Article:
Child Delinquents: Development, Intervention, and Service Needs

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SAGE, 2001 - Psychology - 495 pages
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Between 1980 and 1996 the number of arrests has increased considerably for offenders ages 12 and under. This increase is a cost to society in two ways: the cost of the crime and the cost of multiple agencies involved with these children. Several questions have developed due to this increase: How does the juvenile justice system deal with child delinquents? Is child delinquency a predictor of serious, violent, and chronic offending? How early can we predict delinquency, and what are early warning signs?

Presenting empirically derived insights, Child Delinquents, is the definitive statement to date on the working knowledge with preteen offenders. This book is an excellent source for a broad audience of researchers, scholars, psychiatry, and practitioners at the administrative level.

 

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Contents

The Significance of Child Delinquency
1
PARTI
23
Epidemiology of SelfReported Delinquency
47
Later Delinquency Careers
67
5 Epidemiology of Problem Behavior Up to Age 12 Years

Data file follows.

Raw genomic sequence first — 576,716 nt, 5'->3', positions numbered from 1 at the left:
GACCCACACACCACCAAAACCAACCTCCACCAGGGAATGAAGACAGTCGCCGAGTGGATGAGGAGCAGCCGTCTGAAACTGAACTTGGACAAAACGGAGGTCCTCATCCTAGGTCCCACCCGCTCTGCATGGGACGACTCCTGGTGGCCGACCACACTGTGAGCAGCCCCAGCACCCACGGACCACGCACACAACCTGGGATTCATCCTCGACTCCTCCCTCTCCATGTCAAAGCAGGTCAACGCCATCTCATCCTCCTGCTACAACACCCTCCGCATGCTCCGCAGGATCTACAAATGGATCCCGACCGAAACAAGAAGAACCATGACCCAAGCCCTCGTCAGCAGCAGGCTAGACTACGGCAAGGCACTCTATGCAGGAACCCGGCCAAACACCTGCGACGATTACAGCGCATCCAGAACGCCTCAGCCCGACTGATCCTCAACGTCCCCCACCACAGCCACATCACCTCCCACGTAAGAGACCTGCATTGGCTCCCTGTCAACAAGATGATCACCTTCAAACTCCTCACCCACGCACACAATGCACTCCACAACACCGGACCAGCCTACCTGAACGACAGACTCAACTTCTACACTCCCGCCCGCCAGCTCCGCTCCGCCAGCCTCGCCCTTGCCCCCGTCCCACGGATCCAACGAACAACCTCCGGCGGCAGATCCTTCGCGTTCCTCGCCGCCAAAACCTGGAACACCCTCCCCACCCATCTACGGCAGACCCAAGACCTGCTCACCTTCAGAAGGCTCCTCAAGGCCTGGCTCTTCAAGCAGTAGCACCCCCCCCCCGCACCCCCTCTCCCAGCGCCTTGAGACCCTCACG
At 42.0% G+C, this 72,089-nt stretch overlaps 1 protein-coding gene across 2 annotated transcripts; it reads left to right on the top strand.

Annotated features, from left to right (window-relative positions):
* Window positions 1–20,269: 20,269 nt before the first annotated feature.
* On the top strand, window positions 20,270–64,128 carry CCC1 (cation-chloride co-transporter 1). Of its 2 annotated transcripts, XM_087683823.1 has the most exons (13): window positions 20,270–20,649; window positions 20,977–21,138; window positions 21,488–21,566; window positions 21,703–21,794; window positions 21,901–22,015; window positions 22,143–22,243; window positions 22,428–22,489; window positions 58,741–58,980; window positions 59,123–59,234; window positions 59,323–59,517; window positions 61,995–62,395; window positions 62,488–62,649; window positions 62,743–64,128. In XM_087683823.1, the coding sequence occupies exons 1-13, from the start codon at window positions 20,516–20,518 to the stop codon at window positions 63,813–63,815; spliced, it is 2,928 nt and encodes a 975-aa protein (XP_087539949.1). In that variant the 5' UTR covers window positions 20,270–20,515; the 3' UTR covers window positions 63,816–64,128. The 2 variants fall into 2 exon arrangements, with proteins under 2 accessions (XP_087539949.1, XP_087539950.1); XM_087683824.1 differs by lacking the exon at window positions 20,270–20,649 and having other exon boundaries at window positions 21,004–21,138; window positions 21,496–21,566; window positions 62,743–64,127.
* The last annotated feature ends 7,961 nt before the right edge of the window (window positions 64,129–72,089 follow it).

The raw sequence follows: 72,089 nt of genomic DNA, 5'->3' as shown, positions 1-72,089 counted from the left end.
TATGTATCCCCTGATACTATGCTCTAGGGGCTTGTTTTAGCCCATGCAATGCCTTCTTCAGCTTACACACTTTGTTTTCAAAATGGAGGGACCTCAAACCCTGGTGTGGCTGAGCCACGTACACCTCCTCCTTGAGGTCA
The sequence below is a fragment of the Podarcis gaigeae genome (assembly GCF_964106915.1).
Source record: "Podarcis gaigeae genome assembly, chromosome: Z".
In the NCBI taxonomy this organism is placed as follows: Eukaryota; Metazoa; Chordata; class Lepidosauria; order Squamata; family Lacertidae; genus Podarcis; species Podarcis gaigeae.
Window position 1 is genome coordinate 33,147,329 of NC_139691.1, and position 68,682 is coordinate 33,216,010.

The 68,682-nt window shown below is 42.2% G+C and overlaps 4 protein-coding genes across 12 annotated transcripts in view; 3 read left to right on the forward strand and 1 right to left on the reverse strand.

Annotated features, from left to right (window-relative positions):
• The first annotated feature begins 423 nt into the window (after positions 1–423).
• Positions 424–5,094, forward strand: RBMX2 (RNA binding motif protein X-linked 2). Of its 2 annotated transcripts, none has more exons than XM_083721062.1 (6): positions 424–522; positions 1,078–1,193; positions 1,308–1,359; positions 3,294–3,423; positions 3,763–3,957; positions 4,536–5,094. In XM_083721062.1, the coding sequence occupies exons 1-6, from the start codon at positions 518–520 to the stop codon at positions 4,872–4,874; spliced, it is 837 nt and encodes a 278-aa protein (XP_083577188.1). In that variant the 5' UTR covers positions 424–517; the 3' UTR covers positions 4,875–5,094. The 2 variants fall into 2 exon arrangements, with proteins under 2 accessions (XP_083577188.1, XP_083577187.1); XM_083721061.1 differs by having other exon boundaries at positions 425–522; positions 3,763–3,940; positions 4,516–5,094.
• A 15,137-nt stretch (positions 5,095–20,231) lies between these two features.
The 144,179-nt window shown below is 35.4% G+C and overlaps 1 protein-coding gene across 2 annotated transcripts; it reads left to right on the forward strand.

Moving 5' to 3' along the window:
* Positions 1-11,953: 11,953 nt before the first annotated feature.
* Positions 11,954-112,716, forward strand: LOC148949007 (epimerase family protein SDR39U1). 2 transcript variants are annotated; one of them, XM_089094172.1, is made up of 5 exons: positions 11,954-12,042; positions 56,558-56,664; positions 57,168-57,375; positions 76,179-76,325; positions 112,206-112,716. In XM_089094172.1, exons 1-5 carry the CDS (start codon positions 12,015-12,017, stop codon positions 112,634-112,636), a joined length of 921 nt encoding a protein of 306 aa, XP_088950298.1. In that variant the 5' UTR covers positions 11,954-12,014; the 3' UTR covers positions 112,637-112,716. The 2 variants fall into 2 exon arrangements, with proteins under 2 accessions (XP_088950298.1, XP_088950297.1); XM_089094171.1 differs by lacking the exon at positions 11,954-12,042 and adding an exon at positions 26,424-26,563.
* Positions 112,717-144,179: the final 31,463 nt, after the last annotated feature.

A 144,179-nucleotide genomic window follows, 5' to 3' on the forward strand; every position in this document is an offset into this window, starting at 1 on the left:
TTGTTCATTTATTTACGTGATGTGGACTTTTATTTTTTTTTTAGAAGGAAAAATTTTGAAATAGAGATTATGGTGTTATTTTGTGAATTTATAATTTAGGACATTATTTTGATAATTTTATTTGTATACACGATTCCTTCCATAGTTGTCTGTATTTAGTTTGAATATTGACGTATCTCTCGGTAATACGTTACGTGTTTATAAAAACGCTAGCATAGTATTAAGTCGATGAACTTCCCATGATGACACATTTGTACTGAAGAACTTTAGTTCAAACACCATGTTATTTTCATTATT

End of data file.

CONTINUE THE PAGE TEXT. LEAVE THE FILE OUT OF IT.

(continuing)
95
Uncovering Preschool Precursors to Problem Behavior
117
PART II
135
Family Risk Factors and Interventions
165
Juvenile Justice Programs and Strategies
305
Legal Issues
323
15 Economic Costs and Benefits of Early Developmental Prevention
339
Summary of Key Conclusions
359
Key Research and Policy Issues
385
A RiskNeeds Assessment and Screening Devices
395
Leading Longitudinal Studies on Delinquency Substance Use
415
References
425

Peer Factors and Interventions
191
School and Community Risk Factors and Interventions
211
Ethnicity and Gender Issues
247
PART III
271
Index
473
About the Editors
485
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About the author (2001)

Professor, Department of Psychiatry, School of Medicine (Secondary appointment in Dept. of Psychology) PhD, Queens University Clinical Program, Clinical/Developmental Program Research Interests: Juvenile antisocial behavior and delinquency, substance use, mental health problems

David P. Farrington is emeritus professor of psychological criminology and Leverhulme Trust Emeritus Fellow at the Institute of Criminology, University of Cambridge. His major research interest is in the longitudinal study of delinquency and crime.

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